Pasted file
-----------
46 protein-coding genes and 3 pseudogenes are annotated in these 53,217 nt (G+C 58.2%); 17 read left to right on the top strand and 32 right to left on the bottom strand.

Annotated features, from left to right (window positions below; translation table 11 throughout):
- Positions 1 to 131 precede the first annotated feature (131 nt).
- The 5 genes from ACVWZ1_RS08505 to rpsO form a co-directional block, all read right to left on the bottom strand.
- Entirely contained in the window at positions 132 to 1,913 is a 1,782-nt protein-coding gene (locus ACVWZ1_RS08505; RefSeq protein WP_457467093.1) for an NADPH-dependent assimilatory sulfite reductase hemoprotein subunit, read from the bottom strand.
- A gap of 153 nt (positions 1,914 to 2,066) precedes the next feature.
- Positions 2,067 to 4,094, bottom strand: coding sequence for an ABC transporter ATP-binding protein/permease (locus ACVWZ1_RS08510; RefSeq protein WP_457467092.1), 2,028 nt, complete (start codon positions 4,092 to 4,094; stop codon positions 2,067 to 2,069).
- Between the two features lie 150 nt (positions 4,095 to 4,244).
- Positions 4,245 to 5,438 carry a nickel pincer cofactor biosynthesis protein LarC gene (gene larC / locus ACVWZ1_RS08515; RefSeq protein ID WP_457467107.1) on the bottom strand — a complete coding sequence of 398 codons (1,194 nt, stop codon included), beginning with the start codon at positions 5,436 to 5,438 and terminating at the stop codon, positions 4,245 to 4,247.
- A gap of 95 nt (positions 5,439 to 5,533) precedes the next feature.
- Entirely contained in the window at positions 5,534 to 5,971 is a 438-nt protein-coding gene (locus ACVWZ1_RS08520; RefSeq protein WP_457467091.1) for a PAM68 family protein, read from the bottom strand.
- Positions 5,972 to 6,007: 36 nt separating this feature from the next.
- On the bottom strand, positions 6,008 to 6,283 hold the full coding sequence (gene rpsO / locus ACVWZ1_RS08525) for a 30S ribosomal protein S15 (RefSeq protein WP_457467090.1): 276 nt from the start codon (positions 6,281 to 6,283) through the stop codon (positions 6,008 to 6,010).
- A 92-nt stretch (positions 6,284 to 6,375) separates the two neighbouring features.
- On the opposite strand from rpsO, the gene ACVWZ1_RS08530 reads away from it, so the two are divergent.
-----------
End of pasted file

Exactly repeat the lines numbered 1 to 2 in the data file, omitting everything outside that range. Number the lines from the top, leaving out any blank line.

46 protein-coding genes and 3 pseudogenes are annotated in these 53,217 nt (G+C 58.2%); 17 read left to right on the top strand and 32 right to left on the bottom strand.

Annotated features, from left to right (window positions below; translation table 11 throughout):